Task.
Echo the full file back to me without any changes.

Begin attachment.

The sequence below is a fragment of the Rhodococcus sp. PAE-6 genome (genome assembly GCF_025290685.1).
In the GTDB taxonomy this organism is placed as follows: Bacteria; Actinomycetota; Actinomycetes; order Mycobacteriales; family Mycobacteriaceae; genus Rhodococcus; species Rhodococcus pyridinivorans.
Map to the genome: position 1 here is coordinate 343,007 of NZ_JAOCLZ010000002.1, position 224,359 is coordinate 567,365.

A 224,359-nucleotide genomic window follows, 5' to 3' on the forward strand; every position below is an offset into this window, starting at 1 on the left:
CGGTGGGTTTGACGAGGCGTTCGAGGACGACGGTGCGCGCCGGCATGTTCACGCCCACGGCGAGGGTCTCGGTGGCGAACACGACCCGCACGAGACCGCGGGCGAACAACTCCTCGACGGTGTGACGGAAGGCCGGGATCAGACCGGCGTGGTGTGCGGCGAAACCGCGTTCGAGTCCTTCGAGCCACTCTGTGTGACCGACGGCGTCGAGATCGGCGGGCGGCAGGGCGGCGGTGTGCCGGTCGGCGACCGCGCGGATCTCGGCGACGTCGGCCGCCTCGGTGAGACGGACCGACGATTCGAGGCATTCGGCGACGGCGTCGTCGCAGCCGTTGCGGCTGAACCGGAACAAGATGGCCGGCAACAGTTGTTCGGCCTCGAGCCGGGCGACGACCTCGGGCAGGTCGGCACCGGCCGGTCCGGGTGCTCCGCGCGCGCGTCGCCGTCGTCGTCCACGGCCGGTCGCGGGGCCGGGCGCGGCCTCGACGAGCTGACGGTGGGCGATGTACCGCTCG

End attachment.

The sequence below is a fragment of the Rhodococcus sp. PAE-6 genome (genome assembly GCF_025290685.1).
In the GTDB taxonomy this organism is placed as follows: Bacteria; Actinomycetota; Actinomycetes; order Mycobacteriales; family Mycobacteriaceae; genus Rhodococcus; species Rhodococcus pyridinivorans.
Map to the genome: position 1 here is coordinate 343,007 of NZ_JAOCLZ010000002.1, position 224,359 is coordinate 567,365.

A 224,359-nucleotide genomic window follows, 5' to 3' on the forward strand; every position below is an offset into this window, starting at 1 on the left:
CGGTGGGTTTGACGAGGCGTTCGAGGACGACGGTGCGCGCCGGCATGTTCACGCCCACGGCGAGGGTCTCGGTGGCGAACACGACCCGCACGAGACCGCGGGCGAACAACTCCTCGACGGTGTGACGGAAGGCCGGGATCAGACCGGCGTGGTGTGCGGCGAAACCGCGTTCGAGTCCTTCGAGCCACTCTGTGTGACCGACGGCGTCGAGATCGGCGGGCGGCAGGGCGGCGGTGTGCCGGTCGGCGACCGCGCGGATCTCGGCGACGTCGGCCGCCTCGGTGAGACGGACCGACGATTCGAGGCATTCGGCGACGGCGTCGTCGCAGCCGTTGCGGCTGAACCGGAACAAGATGGCCGGCAACAGTTGTTCGGCCTCGAGCCGGGCGACGACCTCGGGCAGGTCGGCACCGGCCGGTCCGGGTGCTCCGCGCGCGCGTCGCCGTCGTCGTCCACGGCCGGTCGCGGGGCCGGGCGCGGCCTCGACGAGCTGACGGTGGGCGATGTACCGCTCG